If Jessica Li ’18 can save even one life, she says, it’ll be enough.
In April, she and her fiancé, Weimen Li ’17, created a company to distribute masks in the U.S. made by his family in China. The two want to make masks affordable and accessible to fight the COVID-19 pandemic, but their new venture also has a secondary purpose.
They named it for Jessica’s father, who died of cancer this spring.
“We created the company, but I call it a project,” she says from her home in Houston, Texas. “It’s following in his legacy.”
Jessica and Weimen both work for ExxonMobile, he as an instrument engineer and she in public and governmental affairs, specializing in digital media strategy for new technologies such as biofuels. She studied chemistry at Princeton and he studied electrical engineering.
For Jessica, this story begins with her father, Bing Li, who approached life with an “unwavering spirit of optimism.” Speaking no English, he immigrated from China at age 40 and for the past dozen years devoted himself to volunteering and local journalism, she said. He’d write and take pictures at church events, high school concerts — the pieces that build a community.
So when he was diagnosed with the latest stage possible of colon cancer in June 2019, people she didn’t even know started calling to anxiously ask what they could do. She moved him from Maryland to Houston, and says that with care from the MD Anderson Cancer Center, he stretched his 2-week prognosis into 8 months.
“The moment before he left us, the final words he wrote on a white board, in very delicate calligraphy, were, ‘I love you all and I wish you all the best,’” Jessica says. “This is somebody who in his final day and words was wishing the best for other people. The grief after he left us was utterly unmeasurable, but let me channel that grief into momentum.”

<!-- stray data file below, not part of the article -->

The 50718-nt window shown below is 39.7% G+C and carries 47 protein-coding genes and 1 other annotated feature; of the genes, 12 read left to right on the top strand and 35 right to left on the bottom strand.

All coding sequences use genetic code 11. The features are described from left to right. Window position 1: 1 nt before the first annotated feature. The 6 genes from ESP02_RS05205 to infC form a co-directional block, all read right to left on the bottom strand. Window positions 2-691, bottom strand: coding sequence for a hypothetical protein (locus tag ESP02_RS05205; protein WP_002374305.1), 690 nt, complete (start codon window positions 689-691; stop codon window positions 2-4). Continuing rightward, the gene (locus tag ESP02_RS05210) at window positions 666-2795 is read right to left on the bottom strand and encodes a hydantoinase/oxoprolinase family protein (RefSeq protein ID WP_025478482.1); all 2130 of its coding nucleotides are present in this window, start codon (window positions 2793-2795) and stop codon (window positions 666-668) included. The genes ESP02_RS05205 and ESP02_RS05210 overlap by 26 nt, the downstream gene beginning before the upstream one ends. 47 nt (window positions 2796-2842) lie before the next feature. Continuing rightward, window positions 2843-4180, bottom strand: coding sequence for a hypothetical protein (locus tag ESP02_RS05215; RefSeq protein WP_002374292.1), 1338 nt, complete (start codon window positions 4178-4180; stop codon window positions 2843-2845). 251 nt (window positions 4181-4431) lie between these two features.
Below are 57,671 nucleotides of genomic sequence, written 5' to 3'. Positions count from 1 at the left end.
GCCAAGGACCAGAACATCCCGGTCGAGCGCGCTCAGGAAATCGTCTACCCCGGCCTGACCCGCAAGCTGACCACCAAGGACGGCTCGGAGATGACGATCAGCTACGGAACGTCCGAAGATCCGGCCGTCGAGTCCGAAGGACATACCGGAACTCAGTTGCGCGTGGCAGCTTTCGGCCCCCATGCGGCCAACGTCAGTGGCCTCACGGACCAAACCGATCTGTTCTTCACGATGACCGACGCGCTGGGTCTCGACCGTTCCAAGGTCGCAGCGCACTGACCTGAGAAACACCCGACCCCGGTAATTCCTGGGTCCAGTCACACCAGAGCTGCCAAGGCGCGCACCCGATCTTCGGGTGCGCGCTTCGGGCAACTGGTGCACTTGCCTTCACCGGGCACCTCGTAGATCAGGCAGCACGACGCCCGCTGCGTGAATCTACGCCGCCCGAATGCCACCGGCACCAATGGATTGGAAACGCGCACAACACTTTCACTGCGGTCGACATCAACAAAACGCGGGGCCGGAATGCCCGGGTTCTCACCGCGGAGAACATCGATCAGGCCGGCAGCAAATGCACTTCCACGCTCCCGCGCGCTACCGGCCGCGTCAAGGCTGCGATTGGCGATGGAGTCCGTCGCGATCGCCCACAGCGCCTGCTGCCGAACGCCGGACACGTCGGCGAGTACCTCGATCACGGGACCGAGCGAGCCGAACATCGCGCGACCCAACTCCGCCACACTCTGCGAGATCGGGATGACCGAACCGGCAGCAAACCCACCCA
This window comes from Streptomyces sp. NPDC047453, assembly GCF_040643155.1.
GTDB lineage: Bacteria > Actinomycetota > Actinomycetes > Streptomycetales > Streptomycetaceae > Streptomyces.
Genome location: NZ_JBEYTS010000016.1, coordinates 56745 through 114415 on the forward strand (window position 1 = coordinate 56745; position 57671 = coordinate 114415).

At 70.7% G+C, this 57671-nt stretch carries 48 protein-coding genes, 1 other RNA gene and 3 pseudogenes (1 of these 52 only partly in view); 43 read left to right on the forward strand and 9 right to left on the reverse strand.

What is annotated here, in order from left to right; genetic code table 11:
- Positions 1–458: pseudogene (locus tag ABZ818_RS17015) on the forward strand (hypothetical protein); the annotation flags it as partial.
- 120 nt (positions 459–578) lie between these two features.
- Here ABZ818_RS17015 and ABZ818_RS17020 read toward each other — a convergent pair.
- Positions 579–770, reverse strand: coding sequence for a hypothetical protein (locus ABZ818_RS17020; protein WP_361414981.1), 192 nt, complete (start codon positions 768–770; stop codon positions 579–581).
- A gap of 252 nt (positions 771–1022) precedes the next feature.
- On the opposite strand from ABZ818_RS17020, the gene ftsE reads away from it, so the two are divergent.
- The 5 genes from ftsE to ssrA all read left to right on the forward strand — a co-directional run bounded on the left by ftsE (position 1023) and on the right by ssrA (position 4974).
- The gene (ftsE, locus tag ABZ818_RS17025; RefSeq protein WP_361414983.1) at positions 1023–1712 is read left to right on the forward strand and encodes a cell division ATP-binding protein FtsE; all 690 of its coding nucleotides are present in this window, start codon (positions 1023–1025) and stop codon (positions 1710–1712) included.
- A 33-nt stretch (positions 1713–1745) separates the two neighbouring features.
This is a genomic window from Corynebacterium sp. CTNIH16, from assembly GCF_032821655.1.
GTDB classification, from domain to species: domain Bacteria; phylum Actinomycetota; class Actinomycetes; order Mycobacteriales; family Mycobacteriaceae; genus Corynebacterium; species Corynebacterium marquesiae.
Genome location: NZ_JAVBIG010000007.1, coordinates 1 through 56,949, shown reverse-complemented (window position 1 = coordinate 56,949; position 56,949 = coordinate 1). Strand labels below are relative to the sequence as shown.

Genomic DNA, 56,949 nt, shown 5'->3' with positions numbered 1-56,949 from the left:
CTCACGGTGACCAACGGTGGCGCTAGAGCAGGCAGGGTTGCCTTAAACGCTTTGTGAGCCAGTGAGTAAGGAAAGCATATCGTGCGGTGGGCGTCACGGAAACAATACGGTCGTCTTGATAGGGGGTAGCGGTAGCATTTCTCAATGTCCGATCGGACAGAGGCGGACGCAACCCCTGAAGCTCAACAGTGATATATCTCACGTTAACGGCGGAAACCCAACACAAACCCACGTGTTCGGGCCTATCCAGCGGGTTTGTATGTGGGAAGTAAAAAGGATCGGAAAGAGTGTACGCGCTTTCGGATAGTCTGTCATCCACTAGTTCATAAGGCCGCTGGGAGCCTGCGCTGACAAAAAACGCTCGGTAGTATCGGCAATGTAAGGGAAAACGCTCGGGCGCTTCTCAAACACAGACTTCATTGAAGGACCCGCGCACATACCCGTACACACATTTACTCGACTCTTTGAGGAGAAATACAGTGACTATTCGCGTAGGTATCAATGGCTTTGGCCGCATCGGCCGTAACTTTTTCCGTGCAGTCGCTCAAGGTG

He spent the last 12 days of his life on a mechanical respirator, just before the coronavirus began forcing patients across the world onto the same machines.
“It’s a really sad experience to watch,” says Weimen. “The person has to be tied down because of the very unnatural feeling of having tubes placed into the throat. Patients that are put on the ventilator are isolated and quarantined. Your loved one goes into the ICU and you don’t know what’s going on.
“It’s something we wanted to help prevent.”
Weimen’s family owns a factory in China that makes face masks: Zhongshan Haochen Worker's Safety Supplies and Equipment Ltd. So in April the couple set about creating a company to import those masks into the U.S. They named it Gnomedica LLC for the little gnome that was Bing Li’s good luck charm.
“We thought, ‘This is it. This is how we can save Americans from the tragedy of COVID-19 and the tragedy of mechanical ventilation,’” Weimen says.
Government regulations, shipping, and other elements of the supply chain during this pandemic can require strong stewardship to navigate, Jessica says. That’s where she and Weimen come in. “A large part of this project is to channel the most affordable, reliable protection,” she says. They also keep a supply of masks here in the U.S., ready to be sold, so they can respond quickly when a need arises.
Already Gnomedica has landed contracts, including one for the city of Baltimore, Jessica says. She and Weimen also made a donation recently — 10,000 masks to MD Anderson.
And for those seeking to purchase masks for donation, the couple is willing to sell at cost.
“If we can just save one life, I think it’s the most meaningful thing we can do,” Jessica says. “And raise awareness to, please, wear a mask.”